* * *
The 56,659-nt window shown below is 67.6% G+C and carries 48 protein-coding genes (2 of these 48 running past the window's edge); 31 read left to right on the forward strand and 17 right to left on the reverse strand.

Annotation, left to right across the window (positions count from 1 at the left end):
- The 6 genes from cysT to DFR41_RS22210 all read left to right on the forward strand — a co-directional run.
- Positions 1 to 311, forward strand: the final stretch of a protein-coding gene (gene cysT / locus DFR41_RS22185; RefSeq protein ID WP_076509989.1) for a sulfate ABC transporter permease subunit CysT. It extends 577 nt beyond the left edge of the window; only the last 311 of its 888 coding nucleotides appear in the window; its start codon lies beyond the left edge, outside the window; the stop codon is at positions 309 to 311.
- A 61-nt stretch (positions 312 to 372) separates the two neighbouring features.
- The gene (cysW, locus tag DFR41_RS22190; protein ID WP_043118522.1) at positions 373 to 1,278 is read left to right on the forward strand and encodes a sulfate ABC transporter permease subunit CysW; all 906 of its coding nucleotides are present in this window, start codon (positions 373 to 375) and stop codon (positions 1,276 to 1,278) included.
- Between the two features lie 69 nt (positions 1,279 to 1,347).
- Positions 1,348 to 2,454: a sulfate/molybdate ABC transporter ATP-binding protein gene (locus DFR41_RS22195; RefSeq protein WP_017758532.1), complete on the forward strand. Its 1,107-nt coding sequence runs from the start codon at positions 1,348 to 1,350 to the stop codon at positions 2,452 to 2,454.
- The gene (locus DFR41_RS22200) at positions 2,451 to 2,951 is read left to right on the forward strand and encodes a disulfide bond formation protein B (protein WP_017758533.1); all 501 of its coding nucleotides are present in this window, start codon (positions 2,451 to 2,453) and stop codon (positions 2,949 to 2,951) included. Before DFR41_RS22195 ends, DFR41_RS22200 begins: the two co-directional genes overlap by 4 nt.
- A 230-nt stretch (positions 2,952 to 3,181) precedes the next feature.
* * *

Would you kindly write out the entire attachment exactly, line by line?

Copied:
The 56,659-nt window shown below is 67.6% G+C and carries 48 protein-coding genes (2 of these 48 running past the window's edge); 31 read left to right on the forward strand and 17 right to left on the reverse strand.

Annotation, left to right across the window (positions count from 1 at the left end):
- The 6 genes from cysT to DFR41_RS22210 all read left to right on the forward strand — a co-directional run.
- Positions 1 to 311, forward strand: the final stretch of a protein-coding gene (gene cysT / locus DFR41_RS22185; RefSeq protein ID WP_076509989.1) for a sulfate ABC transporter permease subunit CysT. It extends 577 nt beyond the left edge of the window; only the last 311 of its 888 coding nucleotides appear in the window; its start codon lies beyond the left edge, outside the window; the stop codon is at positions 309 to 311.
- A 61-nt stretch (positions 312 to 372) separates the two neighbouring features.
- The gene (cysW, locus tag DFR41_RS22190; protein ID WP_043118522.1) at positions 373 to 1,278 is read left to right on the forward strand and encodes a sulfate ABC transporter permease subunit CysW; all 906 of its coding nucleotides are present in this window, start codon (positions 373 to 375) and stop codon (positions 1,276 to 1,278) included.
- Between the two features lie 69 nt (positions 1,279 to 1,347).
- Positions 1,348 to 2,454: a sulfate/molybdate ABC transporter ATP-binding protein gene (locus DFR41_RS22195; RefSeq protein WP_017758532.1), complete on the forward strand. Its 1,107-nt coding sequence runs from the start codon at positions 1,348 to 1,350 to the stop codon at positions 2,452 to 2,454.
- The gene (locus DFR41_RS22200) at positions 2,451 to 2,951 is read left to right on the forward strand and encodes a disulfide bond formation protein B (protein WP_017758533.1); all 501 of its coding nucleotides are present in this window, start codon (positions 2,451 to 2,453) and stop codon (positions 2,949 to 2,951) included. Before DFR41_RS22195 ends, DFR41_RS22200 begins: the two co-directional genes overlap by 4 nt.
- A 230-nt stretch (positions 2,952 to 3,181) precedes the next feature.